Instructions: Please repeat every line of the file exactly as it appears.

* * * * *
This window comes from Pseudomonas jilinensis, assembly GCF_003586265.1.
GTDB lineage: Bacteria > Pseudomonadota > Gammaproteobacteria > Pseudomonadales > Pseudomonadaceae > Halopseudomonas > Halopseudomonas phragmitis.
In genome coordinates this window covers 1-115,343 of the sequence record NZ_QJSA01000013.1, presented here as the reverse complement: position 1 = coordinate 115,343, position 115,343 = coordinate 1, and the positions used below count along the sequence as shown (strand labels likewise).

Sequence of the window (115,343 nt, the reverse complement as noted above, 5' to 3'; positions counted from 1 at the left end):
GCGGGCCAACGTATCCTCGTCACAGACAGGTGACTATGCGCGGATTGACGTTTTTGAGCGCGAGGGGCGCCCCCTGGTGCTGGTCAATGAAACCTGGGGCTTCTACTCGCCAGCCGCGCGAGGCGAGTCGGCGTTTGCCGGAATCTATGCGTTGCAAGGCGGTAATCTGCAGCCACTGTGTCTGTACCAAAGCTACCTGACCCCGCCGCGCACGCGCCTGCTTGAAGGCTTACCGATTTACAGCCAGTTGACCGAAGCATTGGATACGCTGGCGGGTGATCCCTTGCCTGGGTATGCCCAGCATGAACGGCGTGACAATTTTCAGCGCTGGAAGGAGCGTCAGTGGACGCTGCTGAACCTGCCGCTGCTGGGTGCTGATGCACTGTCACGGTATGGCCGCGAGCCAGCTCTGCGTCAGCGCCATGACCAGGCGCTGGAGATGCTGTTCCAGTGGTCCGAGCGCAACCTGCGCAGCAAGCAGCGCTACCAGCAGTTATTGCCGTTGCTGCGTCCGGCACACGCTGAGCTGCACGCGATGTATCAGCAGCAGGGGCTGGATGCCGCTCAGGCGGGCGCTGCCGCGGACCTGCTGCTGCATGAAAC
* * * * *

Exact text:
This window comes from Pseudomonas jilinensis, assembly GCF_003586265.1.
GTDB lineage: Bacteria > Pseudomonadota > Gammaproteobacteria > Pseudomonadales > Pseudomonadaceae > Halopseudomonas > Halopseudomonas phragmitis.
In genome coordinates this window covers 1-115,343 of the sequence record NZ_QJSA01000013.1, presented here as the reverse complement: position 1 = coordinate 115,343, position 115,343 = coordinate 1, and the positions used below count along the sequence as shown (strand labels likewise).

Sequence of the window (115,343 nt, the reverse complement as noted above, 5' to 3'; positions counted from 1 at the left end):
GCGGGCCAACGTATCCTCGTCACAGACAGGTGACTATGCGCGGATTGACGTTTTTGAGCGCGAGGGGCGCCCCCTGGTGCTGGTCAATGAAACCTGGGGCTTCTACTCGCCAGCCGCGCGAGGCGAGTCGGCGTTTGCCGGAATCTATGCGTTGCAAGGCGGTAATCTGCAGCCACTGTGTCTGTACCAAAGCTACCTGACCCCGCCGCGCACGCGCCTGCTTGAAGGCTTACCGATTTACAGCCAGTTGACCGAAGCATTGGATACGCTGGCGGGTGATCCCTTGCCTGGGTATGCCCAGCATGAACGGCGTGACAATTTTCAGCGCTGGAAGGAGCGTCAGTGGACGCTGCTGAACCTGCCGCTGCTGGGTGCTGATGCACTGTCACGGTATGGCCGCGAGCCAGCTCTGCGTCAGCGCCATGACCAGGCGCTGGAGATGCTGTTCCAGTGGTCCGAGCGCAACCTGCGCAGCAAGCAGCGCTACCAGCAGTTATTGCCGTTGCTGCGTCCGGCACACGCTGAGCTGCACGCGATGTATCAGCAGCAGGGGCTGGATGCCGCTCAGGCGGGCGCTGCCGCGGACCTGCTGCTGCATGAAAC